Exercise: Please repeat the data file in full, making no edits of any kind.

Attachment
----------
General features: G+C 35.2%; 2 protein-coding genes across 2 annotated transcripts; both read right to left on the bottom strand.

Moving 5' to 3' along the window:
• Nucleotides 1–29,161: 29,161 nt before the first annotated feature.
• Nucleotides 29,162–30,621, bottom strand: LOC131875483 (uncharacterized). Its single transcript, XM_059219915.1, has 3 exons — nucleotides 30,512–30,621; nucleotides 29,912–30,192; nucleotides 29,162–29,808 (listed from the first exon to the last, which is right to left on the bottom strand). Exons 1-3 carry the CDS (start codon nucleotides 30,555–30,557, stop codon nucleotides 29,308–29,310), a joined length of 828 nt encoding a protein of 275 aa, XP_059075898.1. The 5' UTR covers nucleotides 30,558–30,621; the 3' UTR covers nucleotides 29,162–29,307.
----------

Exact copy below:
General features: G+C 35.2%; 2 protein-coding genes across 2 annotated transcripts; both read right to left on the bottom strand.

Moving 5' to 3' along the window:
• Nucleotides 1–29,161: 29,161 nt before the first annotated feature.
• Nucleotides 29,162–30,621, bottom strand: LOC131875483 (uncharacterized). Its single transcript, XM_059219915.1, has 3 exons — nucleotides 30,512–30,621; nucleotides 29,912–30,192; nucleotides 29,162–29,808 (listed from the first exon to the last, which is right to left on the bottom strand). Exons 1-3 carry the CDS (start codon nucleotides 30,555–30,557, stop codon nucleotides 29,308–29,310), a joined length of 828 nt encoding a protein of 275 aa, XP_059075898.1. The 5' UTR covers nucleotides 30,558–30,621; the 3' UTR covers nucleotides 29,162–29,307.